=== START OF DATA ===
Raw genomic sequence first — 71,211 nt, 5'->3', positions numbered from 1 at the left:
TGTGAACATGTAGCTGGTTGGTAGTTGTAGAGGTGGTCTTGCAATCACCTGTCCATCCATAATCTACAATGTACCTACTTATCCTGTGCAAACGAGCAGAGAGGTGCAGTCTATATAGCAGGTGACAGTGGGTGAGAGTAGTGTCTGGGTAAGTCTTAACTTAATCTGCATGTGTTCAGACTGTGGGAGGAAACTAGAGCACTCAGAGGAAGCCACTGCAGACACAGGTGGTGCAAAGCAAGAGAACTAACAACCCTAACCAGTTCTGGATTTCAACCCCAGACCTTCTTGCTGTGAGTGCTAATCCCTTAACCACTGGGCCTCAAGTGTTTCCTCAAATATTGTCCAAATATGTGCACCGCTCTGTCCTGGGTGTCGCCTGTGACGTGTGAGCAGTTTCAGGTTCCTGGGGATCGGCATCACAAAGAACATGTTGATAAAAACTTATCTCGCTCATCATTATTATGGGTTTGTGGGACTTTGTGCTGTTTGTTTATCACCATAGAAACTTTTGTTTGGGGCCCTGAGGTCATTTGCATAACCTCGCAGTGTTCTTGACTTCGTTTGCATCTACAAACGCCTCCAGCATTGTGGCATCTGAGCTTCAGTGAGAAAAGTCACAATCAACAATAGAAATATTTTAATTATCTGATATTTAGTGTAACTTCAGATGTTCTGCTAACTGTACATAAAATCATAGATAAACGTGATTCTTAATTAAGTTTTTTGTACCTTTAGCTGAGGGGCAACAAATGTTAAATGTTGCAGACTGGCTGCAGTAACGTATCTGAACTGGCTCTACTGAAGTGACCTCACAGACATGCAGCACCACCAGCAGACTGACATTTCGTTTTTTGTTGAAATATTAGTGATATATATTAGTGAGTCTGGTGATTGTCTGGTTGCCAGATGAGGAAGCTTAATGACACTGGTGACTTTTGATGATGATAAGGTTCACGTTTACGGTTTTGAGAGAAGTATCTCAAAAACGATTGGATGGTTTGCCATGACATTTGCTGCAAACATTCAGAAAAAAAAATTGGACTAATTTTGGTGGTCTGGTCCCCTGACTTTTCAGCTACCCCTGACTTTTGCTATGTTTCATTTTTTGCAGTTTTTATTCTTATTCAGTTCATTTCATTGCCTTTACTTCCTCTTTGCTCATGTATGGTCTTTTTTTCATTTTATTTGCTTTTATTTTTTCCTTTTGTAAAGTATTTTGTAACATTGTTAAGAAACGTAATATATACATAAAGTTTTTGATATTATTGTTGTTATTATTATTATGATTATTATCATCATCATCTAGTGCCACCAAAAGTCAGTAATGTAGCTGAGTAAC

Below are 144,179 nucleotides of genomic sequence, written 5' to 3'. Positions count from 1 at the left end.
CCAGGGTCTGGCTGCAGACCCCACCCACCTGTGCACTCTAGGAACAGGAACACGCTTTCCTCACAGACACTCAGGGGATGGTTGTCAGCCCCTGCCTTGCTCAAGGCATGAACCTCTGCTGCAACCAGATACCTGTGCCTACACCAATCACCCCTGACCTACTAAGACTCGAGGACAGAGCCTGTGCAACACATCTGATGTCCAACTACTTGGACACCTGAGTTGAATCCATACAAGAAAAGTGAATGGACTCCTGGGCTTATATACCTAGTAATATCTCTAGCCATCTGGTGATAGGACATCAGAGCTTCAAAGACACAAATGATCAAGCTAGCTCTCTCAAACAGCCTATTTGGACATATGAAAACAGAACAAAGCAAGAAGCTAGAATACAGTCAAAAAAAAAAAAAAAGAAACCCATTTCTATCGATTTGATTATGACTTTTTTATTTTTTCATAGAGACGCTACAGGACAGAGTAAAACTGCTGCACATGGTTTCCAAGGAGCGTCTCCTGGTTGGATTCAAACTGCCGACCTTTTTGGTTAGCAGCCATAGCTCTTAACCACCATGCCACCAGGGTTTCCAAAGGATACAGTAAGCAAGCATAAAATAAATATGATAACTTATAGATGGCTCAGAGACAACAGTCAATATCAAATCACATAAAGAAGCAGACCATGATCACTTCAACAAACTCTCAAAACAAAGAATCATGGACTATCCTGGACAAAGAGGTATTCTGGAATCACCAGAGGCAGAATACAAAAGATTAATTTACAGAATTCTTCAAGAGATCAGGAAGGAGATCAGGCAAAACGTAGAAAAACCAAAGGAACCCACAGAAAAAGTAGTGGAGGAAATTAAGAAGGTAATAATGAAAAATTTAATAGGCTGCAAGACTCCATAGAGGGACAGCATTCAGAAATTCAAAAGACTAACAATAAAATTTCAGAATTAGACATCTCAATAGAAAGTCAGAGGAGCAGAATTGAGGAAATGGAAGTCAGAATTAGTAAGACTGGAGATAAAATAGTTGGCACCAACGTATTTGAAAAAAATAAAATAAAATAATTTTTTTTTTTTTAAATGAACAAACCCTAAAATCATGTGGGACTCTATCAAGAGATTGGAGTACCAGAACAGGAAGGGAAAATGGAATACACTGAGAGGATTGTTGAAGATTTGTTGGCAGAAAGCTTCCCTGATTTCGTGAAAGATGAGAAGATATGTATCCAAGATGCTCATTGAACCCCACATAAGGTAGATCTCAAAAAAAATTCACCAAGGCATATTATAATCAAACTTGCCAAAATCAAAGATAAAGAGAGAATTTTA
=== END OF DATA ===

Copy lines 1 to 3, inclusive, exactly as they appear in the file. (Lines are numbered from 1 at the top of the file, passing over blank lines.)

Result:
Raw genomic sequence first — 71,211 nt, 5'->3', positions numbered from 1 at the left:
TGTGAACATGTAGCTGGTTGGTAGTTGTAGAGGTGGTCTTGCAATCACCTGTCCATCCATAATCTACAATGTACCTACTTATCCTGTGCAAACGAGCAGAGAGGTGCAGTCTATATAGCAGGTGACAGTGGGTGAGAGTAGTGTCTGGGTAAGTCTTAACTTAATCTGCATGTGTTCAGACTGTGGGAGGAAACTAGAGCACTCAGAGGAAGCCACTGCAGACACAGGTGGTGCAAAGCAAGAGAACTAACAACCCTAACCAGTTCTGGATTTCAACCCCAGACCTTCTTGCTGTGAGTGCTAATCCCTTAACCACTGGGCCTCAAGTGTTTCCTCAAATATTGTCCAAATATGTGCACCGCTCTGTCCTGGGTGTCGCCTGTGACGTGTGAGCAGTTTCAGGTTCCTGGGGATCGGCATCACAAAGAACATGTTGATAAAAACTTATCTCGCTCATCATTATTATGGGTTTGTGGGACTTTGTGCTGTTTGTTTATCACCATAGAAACTTTTGTTTGGGGCCCTGAGGTCATTTGCATAACCTCGCAGTGTTCTTGACTTCGTTTGCATCTACAAACGCCTCCAGCATTGTGGCATCTGAGCTTCAGTGAGAAAAGTCACAATCAACAATAGAAATATTTTAATTATCTGATATTTAGTGTAACTTCAGATGTTCTGCTAACTGTACATAAAATCATAGATAAACGTGATTCTTAATTAAGTTTTTTGTACCTTTAGCTGAGGGGCAACAAATGTTAAATGTTGCAGACTGGCTGCAGTAACGTATCTGAACTGGCTCTACTGAAGTGACCTCACAGACATGCAGCACCACCAGCAGACTGACATTTCGTTTTTTGTTGAAATATTAGTGATATATATTAGTGAGTCTGGTGATTGTCTGGTTGCCAGATGAGGAAGCTTAATGACACTGGTGACTTTTGATGATGATAAGGTTCACGTTTACGGTTTTGAGAGAAGTATCTCAAAAACGATTGGATGGTTTGCCATGACATTTGCTGCAAACATTCAGAAAAAAAAATTGGACTAATTTTGGTGGTCTGGTCCCCTGACTTTTCAGCTACCCCTGACTTTTGCTATGTTTCATTTTTTGCAGTTTTTATTCTTATTCAGTTCATTTCATTGCCTTTACTTCCTCTTTGCTCATGTATGGTCTTTTTTTCATTTTATTTGCTTTTATTTTTTCCTTTTGTAAAGTATTTTGTAACATTGTTAAGAAACGTAATATATACATAAAGTTTTTGATATTATTGTTGTTATTATTATTATGATTATTATCATCATCATCTAGTGCCACCAAAAGTCAGTAATGTAGCTGAGTAAC

Below are 144,179 nucleotides of genomic sequence, written 5' to 3'. Positions count from 1 at the left end.